Right now, California law allows parents to opt their children out of receiving vaccines as part of their "personal beliefs." But a new law introduced into the state legislature could take away the possibility of that exemption.
In this Jan. 29, 2015, file photo, pediatrician Dr. Charles Goodman vaccinates 1 year- old Cameron Fierro with the measles-mumps-rubella vaccine, or MMR vaccine at his practice in Northridge, Calif. (AP/Damian Dovarganes)
According to KPIX-TV, the proposed change has 26 sponsors after it was initially introduced by state senators Ben Allen and Richard Pan. The San Jose Mercury News reported that in its current form the bill could end all exemptions, even religious.
"There is no religious exemption in the statute," Pan told the Mercury News. "I'm certainly open to the discussion about the necessity and the nature of any proposed religious exemption."
Political analyst a Melanie Griffin-Caen for KPIX wrote that she believes the legislation will pass.
"I believe that some version of it will pass," Griffin-Caen wrote on the news website. "It already has 26 sponsors, mostly Democrats, but two Republicans have also signed on. Politically, here’s what’s most important: for years there has been a small, vocal group of parents who oppose vaccination and there wasn’t a huge 'pro-vaccination' outcry. But that has all changed. In recent months, there has been an uproar of pro-vaccine voters demanding higher rates of vaccination and and politicians are paying attention. It’s not just California, either – lawmakers in Washington and Oregon are considering closing some vaccine exemptions as well."
In 2012, it became harder for parents to opt their children out of vaccines in California. According to the National Vaccine Information Center, starting last year parents in the state had to get an extra signature from a physician to submit documents for the vaccine exemption.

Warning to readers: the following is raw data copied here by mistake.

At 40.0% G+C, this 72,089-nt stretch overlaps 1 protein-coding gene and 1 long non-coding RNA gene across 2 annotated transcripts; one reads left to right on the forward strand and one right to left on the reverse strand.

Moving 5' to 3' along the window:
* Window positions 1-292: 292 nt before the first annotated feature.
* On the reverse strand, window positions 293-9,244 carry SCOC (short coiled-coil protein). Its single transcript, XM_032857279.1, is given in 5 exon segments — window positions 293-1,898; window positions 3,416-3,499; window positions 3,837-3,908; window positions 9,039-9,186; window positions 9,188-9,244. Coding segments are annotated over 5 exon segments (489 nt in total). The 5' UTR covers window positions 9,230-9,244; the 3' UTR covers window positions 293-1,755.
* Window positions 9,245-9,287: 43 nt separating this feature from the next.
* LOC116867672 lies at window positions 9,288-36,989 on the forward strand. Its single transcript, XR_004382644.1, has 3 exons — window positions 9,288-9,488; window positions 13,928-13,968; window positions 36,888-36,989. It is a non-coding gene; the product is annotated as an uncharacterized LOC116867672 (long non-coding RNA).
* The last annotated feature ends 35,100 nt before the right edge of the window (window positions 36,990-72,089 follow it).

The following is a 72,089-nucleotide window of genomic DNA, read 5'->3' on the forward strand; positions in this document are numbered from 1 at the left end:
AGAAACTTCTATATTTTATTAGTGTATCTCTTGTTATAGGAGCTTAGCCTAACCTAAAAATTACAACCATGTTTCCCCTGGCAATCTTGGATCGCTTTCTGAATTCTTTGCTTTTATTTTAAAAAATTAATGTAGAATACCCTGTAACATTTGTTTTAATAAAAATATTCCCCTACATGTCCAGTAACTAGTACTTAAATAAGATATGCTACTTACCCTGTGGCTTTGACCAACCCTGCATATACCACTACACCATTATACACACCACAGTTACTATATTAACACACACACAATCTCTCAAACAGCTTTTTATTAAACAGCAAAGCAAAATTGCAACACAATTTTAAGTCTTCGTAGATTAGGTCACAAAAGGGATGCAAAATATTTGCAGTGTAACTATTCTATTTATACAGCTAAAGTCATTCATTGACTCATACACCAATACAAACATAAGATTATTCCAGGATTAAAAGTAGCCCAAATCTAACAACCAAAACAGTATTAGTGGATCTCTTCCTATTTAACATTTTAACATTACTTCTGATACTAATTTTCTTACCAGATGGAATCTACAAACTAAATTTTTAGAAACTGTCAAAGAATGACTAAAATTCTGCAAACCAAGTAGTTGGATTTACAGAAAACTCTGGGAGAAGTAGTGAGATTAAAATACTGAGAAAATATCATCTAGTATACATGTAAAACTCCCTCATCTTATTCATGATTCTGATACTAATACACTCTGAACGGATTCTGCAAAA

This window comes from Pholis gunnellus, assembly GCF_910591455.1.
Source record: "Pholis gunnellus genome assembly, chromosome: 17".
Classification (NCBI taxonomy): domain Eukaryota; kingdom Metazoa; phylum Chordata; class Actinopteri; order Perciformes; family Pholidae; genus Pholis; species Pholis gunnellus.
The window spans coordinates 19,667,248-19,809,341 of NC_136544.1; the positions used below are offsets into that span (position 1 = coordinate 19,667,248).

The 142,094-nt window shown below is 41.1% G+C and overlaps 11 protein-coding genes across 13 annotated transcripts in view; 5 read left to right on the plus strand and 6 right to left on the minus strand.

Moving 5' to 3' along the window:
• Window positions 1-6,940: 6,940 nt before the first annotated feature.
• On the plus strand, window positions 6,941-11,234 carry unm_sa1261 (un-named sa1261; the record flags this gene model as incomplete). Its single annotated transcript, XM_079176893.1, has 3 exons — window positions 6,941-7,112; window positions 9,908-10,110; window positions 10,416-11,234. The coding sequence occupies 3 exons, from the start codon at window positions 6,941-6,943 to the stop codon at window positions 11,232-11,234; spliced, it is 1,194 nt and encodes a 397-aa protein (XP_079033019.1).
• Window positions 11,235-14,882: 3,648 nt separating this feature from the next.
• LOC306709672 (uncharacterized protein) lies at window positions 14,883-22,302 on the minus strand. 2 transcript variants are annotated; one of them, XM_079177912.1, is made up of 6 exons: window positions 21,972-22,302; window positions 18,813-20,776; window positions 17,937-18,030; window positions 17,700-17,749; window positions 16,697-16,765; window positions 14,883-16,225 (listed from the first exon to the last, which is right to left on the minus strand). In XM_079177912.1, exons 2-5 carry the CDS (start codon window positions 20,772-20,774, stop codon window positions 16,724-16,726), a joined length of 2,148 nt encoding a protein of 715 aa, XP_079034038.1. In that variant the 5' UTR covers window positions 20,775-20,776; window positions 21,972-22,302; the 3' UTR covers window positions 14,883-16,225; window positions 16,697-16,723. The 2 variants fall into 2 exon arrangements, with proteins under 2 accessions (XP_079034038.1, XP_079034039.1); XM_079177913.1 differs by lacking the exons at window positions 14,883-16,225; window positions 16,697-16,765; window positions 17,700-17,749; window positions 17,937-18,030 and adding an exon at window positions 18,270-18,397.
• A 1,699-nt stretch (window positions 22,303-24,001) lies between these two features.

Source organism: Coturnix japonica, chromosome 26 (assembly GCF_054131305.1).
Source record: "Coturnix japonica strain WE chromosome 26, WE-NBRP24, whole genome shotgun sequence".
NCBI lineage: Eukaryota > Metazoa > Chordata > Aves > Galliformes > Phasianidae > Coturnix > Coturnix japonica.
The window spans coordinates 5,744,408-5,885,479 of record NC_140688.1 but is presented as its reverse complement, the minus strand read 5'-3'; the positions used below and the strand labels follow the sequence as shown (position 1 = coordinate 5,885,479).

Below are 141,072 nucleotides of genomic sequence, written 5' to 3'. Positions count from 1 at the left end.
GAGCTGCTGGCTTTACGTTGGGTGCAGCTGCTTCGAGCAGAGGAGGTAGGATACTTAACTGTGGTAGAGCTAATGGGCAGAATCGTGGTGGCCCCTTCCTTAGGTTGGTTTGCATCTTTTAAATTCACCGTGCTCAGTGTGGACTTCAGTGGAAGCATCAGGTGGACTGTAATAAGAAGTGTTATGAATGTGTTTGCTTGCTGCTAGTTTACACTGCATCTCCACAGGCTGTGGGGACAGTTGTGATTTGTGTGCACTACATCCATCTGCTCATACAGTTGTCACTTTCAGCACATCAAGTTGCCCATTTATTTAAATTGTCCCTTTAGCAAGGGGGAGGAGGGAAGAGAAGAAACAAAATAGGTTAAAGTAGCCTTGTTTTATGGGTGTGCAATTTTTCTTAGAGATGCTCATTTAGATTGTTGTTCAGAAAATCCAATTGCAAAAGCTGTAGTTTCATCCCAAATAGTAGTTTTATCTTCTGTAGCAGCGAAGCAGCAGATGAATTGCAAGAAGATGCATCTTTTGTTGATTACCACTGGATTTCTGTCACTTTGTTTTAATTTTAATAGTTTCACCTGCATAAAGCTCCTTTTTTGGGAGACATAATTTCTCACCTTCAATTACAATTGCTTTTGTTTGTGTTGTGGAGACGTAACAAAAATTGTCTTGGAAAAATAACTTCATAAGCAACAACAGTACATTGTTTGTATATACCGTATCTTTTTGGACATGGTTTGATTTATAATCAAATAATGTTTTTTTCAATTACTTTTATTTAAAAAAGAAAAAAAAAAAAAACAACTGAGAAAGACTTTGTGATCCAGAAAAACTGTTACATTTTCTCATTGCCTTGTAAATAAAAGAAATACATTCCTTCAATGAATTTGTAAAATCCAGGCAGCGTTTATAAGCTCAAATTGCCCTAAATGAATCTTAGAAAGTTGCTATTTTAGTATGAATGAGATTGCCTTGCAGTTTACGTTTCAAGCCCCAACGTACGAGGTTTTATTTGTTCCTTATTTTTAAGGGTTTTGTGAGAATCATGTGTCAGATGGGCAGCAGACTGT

California health officials' latest update shows no new measles cases for the first time since the Disneyland outbreak began last year — an encouraging sign that infections may be waning.
The Department of Public Health said Monday that the number of measles cases stands at 123, the same total as Friday.
The number of infections had been increasing since the outbreak linked to Disney theme parks in December. This is the first time since then there've been no new cases in the state's updates that come out three times a week.
Still, the outbreak is far from over. The health department says there needs to be two incubation periods without any new cases before the outbreak can be declared over.
Another two dozen measles cases traced to Disneyland have been found in six states, Mexico and Canada.
According to the latest numbers from the Centers for Disease Control and Prevention, since Jan. 1, there have been 154 reported measles cases in 17 states, more than 75 percent of which are related to the outbreak that started at Disneyland.
The Associated Press contributed to this report.